The Rights of Parents To Their Children
If the answer to these questions is “yes,” or even a qualified “yes,” then the explanation might go something like this.
An individual’s right to his or her child must stand alone in a category entirely different from all other forms of property, including the property right to his house, his land, his car, or his pets. Children are not and cannot be owned or treated, unlike other forms of personal property, as though they were chattel.
The legal status of children relative to other forms of property must be recognized as a totally separate category in the law. In ways limited and circumscribed by the child’s fundamental right to life, parents may and certainly do, however, claim an exclusive dominion to control and direct the affairs of their children as minors.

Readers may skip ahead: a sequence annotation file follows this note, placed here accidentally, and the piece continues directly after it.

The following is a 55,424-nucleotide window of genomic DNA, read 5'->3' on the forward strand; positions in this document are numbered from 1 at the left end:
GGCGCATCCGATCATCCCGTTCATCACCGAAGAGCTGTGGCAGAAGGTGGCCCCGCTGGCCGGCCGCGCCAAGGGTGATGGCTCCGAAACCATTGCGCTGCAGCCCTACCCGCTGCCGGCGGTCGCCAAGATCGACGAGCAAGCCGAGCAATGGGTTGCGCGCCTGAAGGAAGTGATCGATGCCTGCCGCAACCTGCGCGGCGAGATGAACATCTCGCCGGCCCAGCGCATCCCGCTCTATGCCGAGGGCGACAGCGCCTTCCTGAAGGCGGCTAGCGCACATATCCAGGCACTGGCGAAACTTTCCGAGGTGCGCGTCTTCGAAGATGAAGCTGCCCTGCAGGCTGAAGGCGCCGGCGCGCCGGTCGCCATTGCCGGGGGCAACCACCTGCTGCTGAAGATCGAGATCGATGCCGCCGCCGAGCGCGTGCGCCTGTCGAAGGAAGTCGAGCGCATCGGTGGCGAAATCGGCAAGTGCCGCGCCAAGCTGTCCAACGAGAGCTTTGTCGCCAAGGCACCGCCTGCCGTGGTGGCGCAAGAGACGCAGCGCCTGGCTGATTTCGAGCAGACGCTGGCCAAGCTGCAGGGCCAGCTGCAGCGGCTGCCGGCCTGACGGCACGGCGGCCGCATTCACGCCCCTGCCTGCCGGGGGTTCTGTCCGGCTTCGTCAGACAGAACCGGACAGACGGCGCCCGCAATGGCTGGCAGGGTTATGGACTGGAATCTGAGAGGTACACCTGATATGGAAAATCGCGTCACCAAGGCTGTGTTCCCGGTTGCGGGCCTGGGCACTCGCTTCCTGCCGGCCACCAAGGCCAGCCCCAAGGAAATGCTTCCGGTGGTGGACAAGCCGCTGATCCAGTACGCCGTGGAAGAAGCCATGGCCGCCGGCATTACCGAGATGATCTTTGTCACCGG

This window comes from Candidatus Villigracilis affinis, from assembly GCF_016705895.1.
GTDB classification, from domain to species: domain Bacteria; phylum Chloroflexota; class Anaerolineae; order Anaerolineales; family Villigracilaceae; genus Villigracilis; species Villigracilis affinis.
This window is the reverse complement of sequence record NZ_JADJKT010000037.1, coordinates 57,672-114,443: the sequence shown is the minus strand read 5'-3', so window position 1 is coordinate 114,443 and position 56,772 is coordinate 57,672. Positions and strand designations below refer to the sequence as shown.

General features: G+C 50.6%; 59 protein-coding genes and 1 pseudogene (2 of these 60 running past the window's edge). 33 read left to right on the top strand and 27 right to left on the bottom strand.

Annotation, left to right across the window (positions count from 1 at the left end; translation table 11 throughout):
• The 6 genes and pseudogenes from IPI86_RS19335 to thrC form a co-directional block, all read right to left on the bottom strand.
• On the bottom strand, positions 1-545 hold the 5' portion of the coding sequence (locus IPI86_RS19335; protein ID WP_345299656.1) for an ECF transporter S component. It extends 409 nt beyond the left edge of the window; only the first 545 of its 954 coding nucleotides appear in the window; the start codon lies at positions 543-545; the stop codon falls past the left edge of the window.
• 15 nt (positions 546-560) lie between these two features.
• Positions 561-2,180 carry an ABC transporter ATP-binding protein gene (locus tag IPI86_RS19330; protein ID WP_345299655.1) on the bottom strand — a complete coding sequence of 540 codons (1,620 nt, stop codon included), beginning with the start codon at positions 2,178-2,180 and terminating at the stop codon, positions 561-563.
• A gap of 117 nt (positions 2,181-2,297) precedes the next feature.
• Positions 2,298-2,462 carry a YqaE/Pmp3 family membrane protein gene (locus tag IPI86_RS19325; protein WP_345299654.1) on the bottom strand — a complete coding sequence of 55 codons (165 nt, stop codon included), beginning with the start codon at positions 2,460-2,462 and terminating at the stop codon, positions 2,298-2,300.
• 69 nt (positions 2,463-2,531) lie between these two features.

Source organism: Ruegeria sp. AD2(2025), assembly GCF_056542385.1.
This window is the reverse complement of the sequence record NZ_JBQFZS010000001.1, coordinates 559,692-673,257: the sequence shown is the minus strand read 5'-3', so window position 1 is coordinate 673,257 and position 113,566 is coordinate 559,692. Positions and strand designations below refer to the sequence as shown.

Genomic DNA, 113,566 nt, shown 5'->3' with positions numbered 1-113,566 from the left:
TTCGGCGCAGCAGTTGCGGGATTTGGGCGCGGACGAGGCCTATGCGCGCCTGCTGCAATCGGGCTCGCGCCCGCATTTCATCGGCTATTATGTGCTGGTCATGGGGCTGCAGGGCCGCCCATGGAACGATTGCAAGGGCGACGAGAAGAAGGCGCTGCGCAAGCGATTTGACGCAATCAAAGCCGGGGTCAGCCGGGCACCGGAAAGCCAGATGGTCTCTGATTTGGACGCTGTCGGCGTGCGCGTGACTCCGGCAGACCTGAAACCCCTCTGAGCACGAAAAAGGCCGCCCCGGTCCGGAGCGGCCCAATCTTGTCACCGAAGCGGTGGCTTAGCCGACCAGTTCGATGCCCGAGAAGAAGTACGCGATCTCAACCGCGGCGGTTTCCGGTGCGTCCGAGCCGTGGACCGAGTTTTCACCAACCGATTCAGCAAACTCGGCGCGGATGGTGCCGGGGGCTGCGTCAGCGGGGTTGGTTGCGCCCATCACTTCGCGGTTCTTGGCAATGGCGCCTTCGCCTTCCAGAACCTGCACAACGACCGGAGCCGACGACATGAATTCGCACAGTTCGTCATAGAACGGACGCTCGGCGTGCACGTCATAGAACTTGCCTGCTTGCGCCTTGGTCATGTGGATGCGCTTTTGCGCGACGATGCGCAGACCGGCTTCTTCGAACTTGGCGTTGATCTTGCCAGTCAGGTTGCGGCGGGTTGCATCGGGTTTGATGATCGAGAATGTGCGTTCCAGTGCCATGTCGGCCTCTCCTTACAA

A parent’s right to his child is defined morally and legally by the principle of exclusivity.
A newborn child belongs exclusively to one set of parents and to no other. This first and fundamental right bars any third party—including, if not most especially, the State—from claiming the child as its own and seizing it by force. The parents’ right to their child means a right of non-interference from others.
In a free society, the doctrine of the State as parens patriae relative to children is, as we shall see, fundamentally totalitarian in nature and therefore hostile to the principles and practice of a free and just society. Children belong to their parents and not to others or to the State.
As creators of the child ex nihilo, there is a very real sense in which parents have a limited liberty right and therefore a limited property right—limited in duration and scope—to that which they have created.